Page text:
Trump Team Said to Cancel Mattis House Panel Testimony on Waiver

  • Defense secretary pick had agreed to testify at Armed Services
  • Cancellation said to be ordered by Trump transition team

BEDMINSTER TOWNSHIP, NJ - NOVEMBER 19: (L to R) President-elect Donald Trump welcomes retired United States Marine Corps general James Mattis as they pose for a photo before their meeting at Trump International Golf Club, November 19, 2016 in Bedminster Township, New Jersey. Trump and his transition team are in the process of filling cabinet and other high level positions for the new administration.

Photographer: Drew Angerer/Getty Images

A House panel abruptly canceled a scheduled appearance by defense secretary nominee General James Mattis ahead of a vote to waive a law barring recently retired military officers from leading the Pentagon.

The retired Marine Corps four-star general had agreed to testify Thursday before the House Armed Services Committee, even though that chamber doesn’t have a role in confirming presidential nominees.

The decision to cancel his appearance came from President-elect Donald Trump’s transition team, according to a congressional aide familiar with the matter.

House Democrats say many members of their party aren’t inclined to approve the waiver unless Mattis appears before the committee.

"The idea is that if we don’t hear from him, we aren’t voting for him," said Adam Smith of Washington, the top Democrat on the panel, who added that he will be urging fellow House Democrats to follow suit.

The Republican chairman of the panel, Mac Thornberry of Texas, couldn’t immediately be reached for comment on whether any House Republicans will withhold support for the waiver when the bill reaches the House floor for a vote. The panel is still scheduled to vote on the waiver Thursday, with a vote on the House floor expected Friday.

There was no immediate response from Trump transition team officials on why they asked for the Mattis appearance to be canceled.

Seven Years

Mattis retired from the Marine Corps in 2013, well short of the requirement that a military officer be retired for at least seven years to serve as Pentagon chief.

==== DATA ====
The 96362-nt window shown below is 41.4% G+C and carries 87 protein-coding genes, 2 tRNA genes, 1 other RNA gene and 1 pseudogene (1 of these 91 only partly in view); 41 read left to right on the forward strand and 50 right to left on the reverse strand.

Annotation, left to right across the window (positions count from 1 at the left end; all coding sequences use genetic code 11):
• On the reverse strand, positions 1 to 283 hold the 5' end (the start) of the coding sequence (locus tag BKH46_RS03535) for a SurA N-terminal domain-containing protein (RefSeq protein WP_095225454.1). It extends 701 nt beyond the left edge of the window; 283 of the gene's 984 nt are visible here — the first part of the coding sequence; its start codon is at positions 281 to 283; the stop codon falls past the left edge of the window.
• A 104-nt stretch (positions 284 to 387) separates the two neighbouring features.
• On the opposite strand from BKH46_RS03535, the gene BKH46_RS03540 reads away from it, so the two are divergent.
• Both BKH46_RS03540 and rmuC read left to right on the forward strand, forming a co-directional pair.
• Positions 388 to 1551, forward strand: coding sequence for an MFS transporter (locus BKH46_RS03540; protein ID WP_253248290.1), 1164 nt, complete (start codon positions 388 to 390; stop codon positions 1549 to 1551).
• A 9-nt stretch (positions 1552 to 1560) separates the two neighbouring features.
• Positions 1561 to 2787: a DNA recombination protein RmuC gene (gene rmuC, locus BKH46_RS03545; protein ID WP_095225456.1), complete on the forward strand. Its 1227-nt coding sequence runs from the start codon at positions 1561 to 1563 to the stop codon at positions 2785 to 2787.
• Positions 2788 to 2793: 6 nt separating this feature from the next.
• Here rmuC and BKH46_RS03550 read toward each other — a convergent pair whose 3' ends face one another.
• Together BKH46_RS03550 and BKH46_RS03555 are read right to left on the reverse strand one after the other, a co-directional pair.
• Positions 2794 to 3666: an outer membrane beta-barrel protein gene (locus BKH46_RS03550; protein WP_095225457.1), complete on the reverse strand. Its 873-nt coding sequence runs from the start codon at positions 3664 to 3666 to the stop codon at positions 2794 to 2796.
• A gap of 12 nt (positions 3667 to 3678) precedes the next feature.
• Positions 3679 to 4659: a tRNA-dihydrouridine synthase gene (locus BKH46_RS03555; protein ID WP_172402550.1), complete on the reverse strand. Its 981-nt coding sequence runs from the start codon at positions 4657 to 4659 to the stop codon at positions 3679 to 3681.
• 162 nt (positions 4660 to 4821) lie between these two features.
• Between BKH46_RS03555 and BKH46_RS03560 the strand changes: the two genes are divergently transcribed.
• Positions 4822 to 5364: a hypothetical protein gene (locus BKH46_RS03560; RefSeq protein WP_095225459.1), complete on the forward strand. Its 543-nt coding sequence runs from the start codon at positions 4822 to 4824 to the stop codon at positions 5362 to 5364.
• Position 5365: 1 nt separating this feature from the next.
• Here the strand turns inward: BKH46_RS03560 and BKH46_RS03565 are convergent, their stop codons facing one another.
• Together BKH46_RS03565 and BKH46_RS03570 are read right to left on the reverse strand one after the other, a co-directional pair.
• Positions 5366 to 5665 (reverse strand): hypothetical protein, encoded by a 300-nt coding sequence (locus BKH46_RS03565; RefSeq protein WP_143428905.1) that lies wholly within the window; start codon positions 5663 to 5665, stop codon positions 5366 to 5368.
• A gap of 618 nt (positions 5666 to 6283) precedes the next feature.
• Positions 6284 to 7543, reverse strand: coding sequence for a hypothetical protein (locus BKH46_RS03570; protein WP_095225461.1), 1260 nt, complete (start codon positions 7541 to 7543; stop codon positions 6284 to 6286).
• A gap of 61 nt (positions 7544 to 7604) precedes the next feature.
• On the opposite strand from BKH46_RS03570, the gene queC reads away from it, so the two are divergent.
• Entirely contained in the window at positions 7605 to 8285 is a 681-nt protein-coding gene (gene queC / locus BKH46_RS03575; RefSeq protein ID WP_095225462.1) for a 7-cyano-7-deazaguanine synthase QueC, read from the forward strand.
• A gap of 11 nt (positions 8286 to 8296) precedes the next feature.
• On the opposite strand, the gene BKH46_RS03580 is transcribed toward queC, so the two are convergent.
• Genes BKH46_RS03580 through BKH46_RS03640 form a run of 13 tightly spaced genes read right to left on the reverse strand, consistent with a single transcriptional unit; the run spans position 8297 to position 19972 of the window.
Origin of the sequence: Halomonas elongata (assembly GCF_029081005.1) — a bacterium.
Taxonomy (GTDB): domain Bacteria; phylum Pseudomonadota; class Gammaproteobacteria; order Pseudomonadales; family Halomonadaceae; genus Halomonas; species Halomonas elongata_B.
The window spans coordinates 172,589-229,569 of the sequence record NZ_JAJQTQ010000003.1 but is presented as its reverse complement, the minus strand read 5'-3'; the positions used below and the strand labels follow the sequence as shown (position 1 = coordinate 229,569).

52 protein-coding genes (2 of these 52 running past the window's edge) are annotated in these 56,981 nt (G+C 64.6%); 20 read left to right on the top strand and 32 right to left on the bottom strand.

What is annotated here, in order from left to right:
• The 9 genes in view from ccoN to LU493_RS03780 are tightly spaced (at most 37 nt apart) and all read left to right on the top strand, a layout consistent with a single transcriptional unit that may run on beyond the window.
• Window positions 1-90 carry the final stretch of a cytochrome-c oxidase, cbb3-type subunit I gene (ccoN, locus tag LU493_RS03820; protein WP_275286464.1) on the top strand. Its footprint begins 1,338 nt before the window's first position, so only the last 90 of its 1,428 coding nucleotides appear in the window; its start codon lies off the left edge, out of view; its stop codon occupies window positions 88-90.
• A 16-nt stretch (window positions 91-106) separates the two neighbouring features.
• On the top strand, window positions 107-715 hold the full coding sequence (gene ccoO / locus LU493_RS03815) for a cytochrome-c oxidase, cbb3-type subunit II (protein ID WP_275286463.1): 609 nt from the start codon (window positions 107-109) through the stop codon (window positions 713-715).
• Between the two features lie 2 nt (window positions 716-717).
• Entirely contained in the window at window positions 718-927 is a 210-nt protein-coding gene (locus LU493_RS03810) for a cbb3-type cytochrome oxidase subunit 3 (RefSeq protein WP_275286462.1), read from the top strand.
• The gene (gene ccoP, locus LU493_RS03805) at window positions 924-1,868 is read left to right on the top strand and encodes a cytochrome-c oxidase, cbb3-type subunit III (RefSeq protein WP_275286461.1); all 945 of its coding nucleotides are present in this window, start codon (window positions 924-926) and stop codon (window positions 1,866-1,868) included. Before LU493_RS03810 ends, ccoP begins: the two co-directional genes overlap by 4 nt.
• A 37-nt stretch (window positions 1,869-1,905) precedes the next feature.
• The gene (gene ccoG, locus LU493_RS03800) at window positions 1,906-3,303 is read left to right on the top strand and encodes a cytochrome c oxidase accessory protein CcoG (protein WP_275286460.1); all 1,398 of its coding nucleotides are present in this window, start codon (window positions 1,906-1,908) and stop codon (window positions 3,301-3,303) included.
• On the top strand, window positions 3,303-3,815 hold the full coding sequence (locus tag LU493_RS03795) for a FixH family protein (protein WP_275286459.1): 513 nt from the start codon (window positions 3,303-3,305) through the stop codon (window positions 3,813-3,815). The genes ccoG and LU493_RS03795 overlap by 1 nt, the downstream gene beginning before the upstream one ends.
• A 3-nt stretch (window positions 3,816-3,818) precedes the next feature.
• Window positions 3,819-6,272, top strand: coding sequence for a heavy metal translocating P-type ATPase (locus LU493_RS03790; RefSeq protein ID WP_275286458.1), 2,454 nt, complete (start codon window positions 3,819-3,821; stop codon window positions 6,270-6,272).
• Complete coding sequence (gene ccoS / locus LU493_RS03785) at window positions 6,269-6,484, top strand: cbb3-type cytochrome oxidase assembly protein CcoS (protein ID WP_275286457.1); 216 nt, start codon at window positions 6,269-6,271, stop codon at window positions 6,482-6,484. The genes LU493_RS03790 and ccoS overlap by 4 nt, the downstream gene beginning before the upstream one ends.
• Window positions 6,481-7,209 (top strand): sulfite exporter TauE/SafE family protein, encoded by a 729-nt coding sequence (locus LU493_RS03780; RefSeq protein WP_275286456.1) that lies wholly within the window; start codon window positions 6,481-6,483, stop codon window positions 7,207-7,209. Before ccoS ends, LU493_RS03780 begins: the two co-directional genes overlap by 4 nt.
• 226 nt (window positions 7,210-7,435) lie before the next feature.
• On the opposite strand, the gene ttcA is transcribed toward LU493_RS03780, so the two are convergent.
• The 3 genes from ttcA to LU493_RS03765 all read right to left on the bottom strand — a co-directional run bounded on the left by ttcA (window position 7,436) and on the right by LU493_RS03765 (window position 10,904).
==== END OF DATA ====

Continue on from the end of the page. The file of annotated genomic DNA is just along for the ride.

Before Mattis can be confirmed, the House and Senate have to pass legislation to grant him an exception to that law. 

Mattis was expected to testify before the House Armed Services panel about the role of civilian leadership of the military. His appearance was going to follow his formal confirmation hearing before the Senate Armed Services Committee Thursday morning.

While Mattis, 66, is still expected to win confirmation -- and the waiver legislation could win passage in the House and Senate this week -- the precedent being set worries some members.

Considering Consequences

“This requirement has served our nation well for the past 70 years, and only once has Congress waived or modified” it, Jack Reed of Rhode Island, the top Democrat on the Senate Armed Services Committee, said at a hearing Tuesday on the waiver. 

“I believe it is extremely important that we carefully consider the consequences of setting aside the law” and “the implications such a decision may have on the future of civilian and military relations,” he added.

New York Democratic Senator Kirsten Gillibrand has said that while she respects Mattis, she won’t back a waiver.

The House’s No. 2 Democrat, Steny Hoyer of Maryland, told reporters Wednesday he believes "the committee has a right and a responsibility to inquire of General Mattis why he thinks there ought to be a waiver, what the ramifications of a waiver are, and what importance he thinks the seven-year waiting period has." 

"Now, having said that, I want to make it clear I think most Democrats think General Mattis may well be the best appointee to the Cabinet that Trump has made," Hoyer said. 

But, he added, "This is not a decision that should be lightly made."

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